To buy, or to rent, that is the question
Whether you’re going to rent, or if you’re planning to buy, your next move is a personal choice. There are pros and cons for both, and some thinking will need to be done before making a decision.
But first, let’s look at a couple of statistics.
According to the government, just over 60 per cent of households in England owned their own homes (in the two years from 2016 to 2018). It has also been estimated that more than a quarter of people will rent their home by the end of 2021.
While many people want to own their own home, for others renting is the best option for them.
It’s not just younger people who are renting either. A large proportion of renters are those who cannot yet find enough money for a deposit to get on the first rung of the property ladder, but there is also a growing number of older people who are renting as they downsize or move to be near family.
But what are the pros and cons of renting or buying?
What should you consider?
Here, we look at some of the things you should be thinking about.
Renting to keep costs down?
It could be said that renting doesn’t cost as much as buying because you don’t have to find a deposit for a house. This is indeed true – but not always! Monthly rents are sometimes cheaper than monthly mortgage payments but this is not always the case. You will need a deposit (which is protected by government-backed schemes), and you will usually need to pay a month’s rent upfront. This however, is still a lot lower than having to find upwards of a 15 per cent deposit to buy a house.
Renting may initially be cheaper, but you will not be on the property ladder and you won’t be investing in bricks and mortar and the potential profits that can accumulate as a property’s value rises.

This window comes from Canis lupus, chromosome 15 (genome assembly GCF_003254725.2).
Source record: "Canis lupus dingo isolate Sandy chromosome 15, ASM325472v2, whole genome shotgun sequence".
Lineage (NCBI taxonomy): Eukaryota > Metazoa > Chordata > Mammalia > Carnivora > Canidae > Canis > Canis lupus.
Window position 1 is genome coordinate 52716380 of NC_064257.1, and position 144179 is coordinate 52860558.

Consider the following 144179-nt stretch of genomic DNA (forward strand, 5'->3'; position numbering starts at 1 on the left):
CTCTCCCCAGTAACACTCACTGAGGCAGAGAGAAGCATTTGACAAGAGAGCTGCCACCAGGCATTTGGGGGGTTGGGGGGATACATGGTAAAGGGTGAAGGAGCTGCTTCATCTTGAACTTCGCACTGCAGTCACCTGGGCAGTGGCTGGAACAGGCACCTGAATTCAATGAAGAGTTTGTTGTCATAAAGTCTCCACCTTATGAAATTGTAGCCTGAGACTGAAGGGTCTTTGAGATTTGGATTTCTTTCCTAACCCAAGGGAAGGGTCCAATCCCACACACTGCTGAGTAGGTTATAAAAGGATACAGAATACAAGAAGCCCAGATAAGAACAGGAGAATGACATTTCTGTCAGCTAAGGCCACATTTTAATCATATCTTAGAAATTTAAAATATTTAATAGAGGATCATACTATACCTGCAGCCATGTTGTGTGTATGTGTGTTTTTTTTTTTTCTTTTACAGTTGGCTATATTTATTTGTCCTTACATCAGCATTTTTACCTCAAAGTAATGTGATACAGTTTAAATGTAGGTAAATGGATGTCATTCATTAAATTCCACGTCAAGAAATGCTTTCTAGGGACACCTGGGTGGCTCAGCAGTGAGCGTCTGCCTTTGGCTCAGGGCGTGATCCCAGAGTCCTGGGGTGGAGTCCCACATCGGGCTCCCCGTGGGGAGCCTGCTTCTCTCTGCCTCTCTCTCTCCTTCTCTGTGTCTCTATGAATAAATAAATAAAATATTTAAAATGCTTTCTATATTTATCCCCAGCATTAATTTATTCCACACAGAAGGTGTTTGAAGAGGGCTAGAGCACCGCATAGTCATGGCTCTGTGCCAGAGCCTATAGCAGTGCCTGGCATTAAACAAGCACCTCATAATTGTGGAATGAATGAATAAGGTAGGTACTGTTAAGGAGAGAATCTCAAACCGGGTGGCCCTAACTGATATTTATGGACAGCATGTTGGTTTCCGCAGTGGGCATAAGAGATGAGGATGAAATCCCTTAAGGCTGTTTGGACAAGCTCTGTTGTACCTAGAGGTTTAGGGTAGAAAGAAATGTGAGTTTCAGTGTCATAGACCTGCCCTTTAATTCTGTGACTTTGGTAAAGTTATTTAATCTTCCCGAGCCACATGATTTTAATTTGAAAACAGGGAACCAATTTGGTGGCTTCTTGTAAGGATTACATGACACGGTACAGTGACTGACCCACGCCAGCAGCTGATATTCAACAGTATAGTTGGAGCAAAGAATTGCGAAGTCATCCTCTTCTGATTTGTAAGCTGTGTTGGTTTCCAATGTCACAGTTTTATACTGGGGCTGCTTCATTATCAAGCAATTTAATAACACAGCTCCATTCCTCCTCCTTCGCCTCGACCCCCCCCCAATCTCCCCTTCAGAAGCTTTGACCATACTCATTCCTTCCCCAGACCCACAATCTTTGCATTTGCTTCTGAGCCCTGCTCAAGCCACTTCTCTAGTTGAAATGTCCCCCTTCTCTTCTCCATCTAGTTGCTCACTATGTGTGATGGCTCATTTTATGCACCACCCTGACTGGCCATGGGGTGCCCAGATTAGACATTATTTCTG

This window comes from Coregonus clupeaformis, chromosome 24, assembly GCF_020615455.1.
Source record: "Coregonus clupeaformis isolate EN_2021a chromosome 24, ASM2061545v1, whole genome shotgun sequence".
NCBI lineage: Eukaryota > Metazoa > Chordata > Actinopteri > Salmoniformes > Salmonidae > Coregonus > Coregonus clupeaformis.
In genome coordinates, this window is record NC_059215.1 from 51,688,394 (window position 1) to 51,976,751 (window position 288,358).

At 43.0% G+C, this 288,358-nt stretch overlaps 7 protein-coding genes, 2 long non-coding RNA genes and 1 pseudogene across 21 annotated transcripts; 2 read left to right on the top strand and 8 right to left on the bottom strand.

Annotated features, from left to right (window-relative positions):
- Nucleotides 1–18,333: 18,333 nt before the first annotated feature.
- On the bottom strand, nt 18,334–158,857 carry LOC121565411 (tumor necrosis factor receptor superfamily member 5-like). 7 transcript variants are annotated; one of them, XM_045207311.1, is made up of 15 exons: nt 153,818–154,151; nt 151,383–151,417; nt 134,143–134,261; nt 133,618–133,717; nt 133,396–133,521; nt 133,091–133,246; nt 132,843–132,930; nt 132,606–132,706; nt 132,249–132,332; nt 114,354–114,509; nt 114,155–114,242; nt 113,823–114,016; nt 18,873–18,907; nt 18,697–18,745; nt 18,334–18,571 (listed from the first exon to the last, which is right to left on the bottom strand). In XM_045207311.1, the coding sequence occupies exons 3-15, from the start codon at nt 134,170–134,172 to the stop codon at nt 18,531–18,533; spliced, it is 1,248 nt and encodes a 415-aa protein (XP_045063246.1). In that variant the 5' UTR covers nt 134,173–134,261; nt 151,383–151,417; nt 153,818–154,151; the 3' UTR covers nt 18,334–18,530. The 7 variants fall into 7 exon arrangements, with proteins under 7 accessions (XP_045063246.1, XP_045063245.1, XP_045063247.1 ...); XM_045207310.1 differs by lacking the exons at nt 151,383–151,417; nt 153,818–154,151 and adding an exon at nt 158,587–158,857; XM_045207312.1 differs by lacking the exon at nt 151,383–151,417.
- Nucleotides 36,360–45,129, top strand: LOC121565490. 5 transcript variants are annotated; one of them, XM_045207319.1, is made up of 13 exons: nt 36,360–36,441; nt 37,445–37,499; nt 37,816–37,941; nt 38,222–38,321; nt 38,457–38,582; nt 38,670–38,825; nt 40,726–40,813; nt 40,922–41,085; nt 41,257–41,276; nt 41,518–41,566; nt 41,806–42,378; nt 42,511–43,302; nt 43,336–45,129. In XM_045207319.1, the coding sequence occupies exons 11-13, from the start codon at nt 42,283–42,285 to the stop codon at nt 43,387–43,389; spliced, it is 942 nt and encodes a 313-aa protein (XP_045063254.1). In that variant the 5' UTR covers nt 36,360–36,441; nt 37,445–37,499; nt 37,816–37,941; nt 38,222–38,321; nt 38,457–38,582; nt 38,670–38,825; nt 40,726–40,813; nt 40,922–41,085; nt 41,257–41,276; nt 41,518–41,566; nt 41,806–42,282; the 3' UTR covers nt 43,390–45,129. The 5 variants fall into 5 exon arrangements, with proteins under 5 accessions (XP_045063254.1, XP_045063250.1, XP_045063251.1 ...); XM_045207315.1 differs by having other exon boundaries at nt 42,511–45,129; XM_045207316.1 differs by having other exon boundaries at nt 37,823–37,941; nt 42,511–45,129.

What about maintenance costs?
This is often a tricky question to answer. Why? Because as someone who rents, your landlord will be expected to keep the property well maintained, and legally they have to make sure that the house is safe to live in, with regular electrical and gas safety checks.
But, as the person who rents, you will need to look after the property and there is an acceptance by many that it is up to you to keep the property in good condition. If you break items, the likelihood is that it is in your contract to replace like for like.
Of course, if you own the home, then all of the maintenance will come down to you and you will incur the costs – but on the plus side it is your home and you are investing in it.
Top Tip: Think about your finances and whether or not you can afford to keep your own property in tip-top condition.
Renting is a way for you to live somewhere where you may not be able to afford to buy, or where work means you have to live. Renting can be a good option in this case because if you have to move often due to your work, you’re not going to want to go through the selling and buying of a property multiple times.
This is a real benefit to renting, but please be aware that if you are tied into a contract for a specific length of time, then you may not be able to get out of it easily.
Top Tip: If you can, specify the length of your rental contract. If you think you may only be somewhere for six months, make sure you are not tied in to a contract with a no break clause.
When it comes to renting or buying, it’s best to take the time to make a list of all the pros and cons. Circumstances may mean that you have to rent, but if you look at the figures, you might think it better to get on the property ladder.
You will need to do all the financial calculations based on your circumstances to get the answer to these particular equations, but we at David Michael Properties can offer you our professional advice to help you make an informed decision.
Give us an email on firstname.lastname@example.org for more advice. We might even have a house for sale that is perfect for you!